There was an expectation from amongst some that Conte would bring a system built upon a back three with him to Chelsea. This expectation came from Conte using back three systems at his previous two jobs: the Italian National Team and Juventus. But in both of those examples, Conte made it apparent that he was playing that shape because of the personnel at his disposal – most notably centre-backs Barzagli, Bonucci and Chellini.
Since the end of the Euros and Conte’s time with Italy, he has publicly announced his intention to play what he describes as a 4-2-4, applying the system in pre-season friendlies against Real Madrid and Liverpool. So what his time with Italy and Juve teaches us is not his preferred formation but his willingness to adapt to context. Though, that in turn means that we may see instances of other formations, including back threes, if and when appropriate.
What Conte has shown us this pre-season is a system that is very comparable to that of current Premier League champions Leicester City and even more so to that of Simeone’s Atletico Madrid. Not just in that they all operate in formations that can be described as 4-4-2 but the way they make a shape that was previously though as obsolete work for them.
4-4-2 becoming synonymous with old-fashioned comes from the weaknesses created by, offensively, a lack of players finding space between the lines, and defensively, two players being dedicated forwards who leave the defence outnumbered against single striker teams. In order to make the 4-4-2 work, Simeone and Ranieri have set up eleven-man defences that defend in very compact low blocks with the forwards creating the first line of defence – a 4-4-2-0. The focus on defending the centre leaves the opposition free to send in crosses from out wide, but as Conte looks to be embracing the physical nature of the Premier League by deploying strong and tall players all over the pitch in a man-orientated pressing system, they could prove very resistant to this method.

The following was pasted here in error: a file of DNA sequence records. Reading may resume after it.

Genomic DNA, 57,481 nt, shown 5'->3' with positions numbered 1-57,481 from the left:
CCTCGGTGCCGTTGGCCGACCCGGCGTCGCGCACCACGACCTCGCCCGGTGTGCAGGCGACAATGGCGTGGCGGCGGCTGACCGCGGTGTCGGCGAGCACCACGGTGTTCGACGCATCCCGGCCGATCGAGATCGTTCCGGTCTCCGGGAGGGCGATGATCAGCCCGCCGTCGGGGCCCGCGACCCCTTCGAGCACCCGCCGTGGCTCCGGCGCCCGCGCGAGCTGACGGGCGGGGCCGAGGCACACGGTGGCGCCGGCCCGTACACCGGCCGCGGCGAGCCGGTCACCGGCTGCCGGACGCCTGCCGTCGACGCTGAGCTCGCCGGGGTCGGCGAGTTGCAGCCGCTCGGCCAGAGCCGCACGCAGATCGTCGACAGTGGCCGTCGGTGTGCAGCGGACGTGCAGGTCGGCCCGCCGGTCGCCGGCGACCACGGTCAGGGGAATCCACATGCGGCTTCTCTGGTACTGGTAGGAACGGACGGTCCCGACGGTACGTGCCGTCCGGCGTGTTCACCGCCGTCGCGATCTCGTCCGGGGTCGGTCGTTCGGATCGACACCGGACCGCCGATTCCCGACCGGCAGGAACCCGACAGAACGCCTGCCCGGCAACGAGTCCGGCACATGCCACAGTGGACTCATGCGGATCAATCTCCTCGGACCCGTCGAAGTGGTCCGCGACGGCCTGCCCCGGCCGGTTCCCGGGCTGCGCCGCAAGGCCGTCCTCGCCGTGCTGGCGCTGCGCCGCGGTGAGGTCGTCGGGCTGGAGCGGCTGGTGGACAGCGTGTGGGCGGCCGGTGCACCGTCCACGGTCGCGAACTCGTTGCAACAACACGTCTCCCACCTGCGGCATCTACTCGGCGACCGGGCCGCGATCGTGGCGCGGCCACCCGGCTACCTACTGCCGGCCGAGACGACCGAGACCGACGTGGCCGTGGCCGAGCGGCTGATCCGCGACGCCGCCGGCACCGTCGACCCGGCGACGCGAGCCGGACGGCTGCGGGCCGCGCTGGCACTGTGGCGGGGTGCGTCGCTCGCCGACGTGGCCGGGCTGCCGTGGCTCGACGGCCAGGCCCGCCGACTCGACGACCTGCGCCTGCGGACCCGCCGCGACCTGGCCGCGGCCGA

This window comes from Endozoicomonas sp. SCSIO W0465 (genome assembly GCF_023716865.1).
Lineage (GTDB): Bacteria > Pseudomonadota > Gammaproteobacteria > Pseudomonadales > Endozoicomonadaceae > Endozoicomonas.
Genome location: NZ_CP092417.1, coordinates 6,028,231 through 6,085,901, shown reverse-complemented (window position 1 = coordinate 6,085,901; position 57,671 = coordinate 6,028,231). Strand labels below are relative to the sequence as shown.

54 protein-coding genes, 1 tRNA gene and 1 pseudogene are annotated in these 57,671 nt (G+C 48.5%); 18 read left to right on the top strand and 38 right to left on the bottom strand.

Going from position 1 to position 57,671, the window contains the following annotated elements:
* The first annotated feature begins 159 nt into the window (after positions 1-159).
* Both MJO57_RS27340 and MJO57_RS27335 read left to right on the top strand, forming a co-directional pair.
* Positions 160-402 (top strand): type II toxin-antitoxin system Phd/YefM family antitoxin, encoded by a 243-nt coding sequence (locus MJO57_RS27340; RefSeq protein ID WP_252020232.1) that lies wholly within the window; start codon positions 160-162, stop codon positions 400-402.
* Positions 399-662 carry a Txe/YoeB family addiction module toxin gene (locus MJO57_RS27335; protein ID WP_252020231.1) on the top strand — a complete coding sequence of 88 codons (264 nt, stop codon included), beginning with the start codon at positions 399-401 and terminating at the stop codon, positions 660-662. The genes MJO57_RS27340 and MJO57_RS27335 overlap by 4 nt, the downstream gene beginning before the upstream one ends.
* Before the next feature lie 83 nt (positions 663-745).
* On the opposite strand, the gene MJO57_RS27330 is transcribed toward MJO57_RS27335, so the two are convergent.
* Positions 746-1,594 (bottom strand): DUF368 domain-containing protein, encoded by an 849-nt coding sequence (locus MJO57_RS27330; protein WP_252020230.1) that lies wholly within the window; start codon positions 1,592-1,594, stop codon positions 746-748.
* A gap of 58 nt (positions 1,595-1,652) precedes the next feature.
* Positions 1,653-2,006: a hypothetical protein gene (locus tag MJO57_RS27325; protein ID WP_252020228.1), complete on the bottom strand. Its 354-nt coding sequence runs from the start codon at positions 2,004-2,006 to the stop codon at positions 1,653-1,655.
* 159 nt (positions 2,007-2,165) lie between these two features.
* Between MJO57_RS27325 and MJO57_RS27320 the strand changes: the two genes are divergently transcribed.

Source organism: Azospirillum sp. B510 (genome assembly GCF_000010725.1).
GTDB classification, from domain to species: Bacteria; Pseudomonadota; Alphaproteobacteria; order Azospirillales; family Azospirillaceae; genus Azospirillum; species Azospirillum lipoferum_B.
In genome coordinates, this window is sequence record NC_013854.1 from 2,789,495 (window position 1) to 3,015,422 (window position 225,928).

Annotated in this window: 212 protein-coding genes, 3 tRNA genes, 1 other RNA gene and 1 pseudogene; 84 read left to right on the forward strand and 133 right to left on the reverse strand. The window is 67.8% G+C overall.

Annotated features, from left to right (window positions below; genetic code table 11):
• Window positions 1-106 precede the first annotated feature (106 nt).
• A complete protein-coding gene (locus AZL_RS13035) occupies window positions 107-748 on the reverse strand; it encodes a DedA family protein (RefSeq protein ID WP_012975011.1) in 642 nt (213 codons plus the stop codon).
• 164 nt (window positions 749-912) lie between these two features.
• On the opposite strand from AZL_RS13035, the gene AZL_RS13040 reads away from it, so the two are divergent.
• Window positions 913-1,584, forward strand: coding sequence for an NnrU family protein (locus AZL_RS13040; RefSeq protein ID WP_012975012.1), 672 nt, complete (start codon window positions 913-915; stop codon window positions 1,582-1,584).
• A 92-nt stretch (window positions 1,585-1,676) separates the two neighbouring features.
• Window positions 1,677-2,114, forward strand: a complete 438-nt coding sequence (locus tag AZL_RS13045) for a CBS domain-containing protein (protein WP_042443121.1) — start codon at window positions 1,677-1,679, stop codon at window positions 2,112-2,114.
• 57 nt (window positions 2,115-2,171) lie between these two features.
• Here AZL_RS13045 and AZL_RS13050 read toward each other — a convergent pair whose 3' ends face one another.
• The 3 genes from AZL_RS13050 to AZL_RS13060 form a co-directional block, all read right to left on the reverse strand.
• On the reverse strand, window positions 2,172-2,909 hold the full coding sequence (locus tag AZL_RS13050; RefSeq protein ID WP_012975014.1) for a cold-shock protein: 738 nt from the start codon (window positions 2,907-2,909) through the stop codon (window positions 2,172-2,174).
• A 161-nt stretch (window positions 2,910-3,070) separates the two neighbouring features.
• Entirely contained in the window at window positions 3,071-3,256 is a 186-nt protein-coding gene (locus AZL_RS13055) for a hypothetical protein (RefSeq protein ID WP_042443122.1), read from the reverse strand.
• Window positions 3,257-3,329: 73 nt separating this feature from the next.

In attack, the two wide-men behave less like traditional wide-midfielders who look to hug the touchline and swing in crosses in the attacking phase, and more like attacking midfielders cutting inside onto their strong feet, occupying the half-spaces and getting in behind the opposition midfield with the full-backs providing the width.
This system has worked incredibly well for both Leicester, securing the league title, and Atleti, making it to two recent Champions League finals. It’s very strong defensively and enables lightning fast transitions from defence to attack. But it is a little limited outside of counter-attacking football. The 4-2-4 attacking shape puts a lot of defensive responsibility on the two-man central-midfield. Players who are both defensively strong and creative are a rare breed, which means the system will either be defensively weak, or lacking in creativity from deep, which is crucial for picking the lock of defensive teams.
Cesc Fabregas personifies this issue. He was already something of a defensive liability under Mourinho when playing a 4-2-3-1 and would be even more so under Conte, but without him in the team there’s question over Chelsea’s ability to break down parked buses. On the other end of the spectrum, Kante, with his absurdly high work rate and defensive reading of the game, is an outstanding counterattacking footballer, but that seemed to offer little to France at the Euros because they were forced to be the attacking team in the majority of their games. That’s surely likely to be the situation for Chelsea for the majority of the coming season.
Simeone has switched to a 4-3-3 shape when chasing the lead on several occasions, and given how we have already established Conte’s tendency for pragmatism we could well see an alternative shape from Chelsea that revolves around introducing Fabregas to a three-man midfield.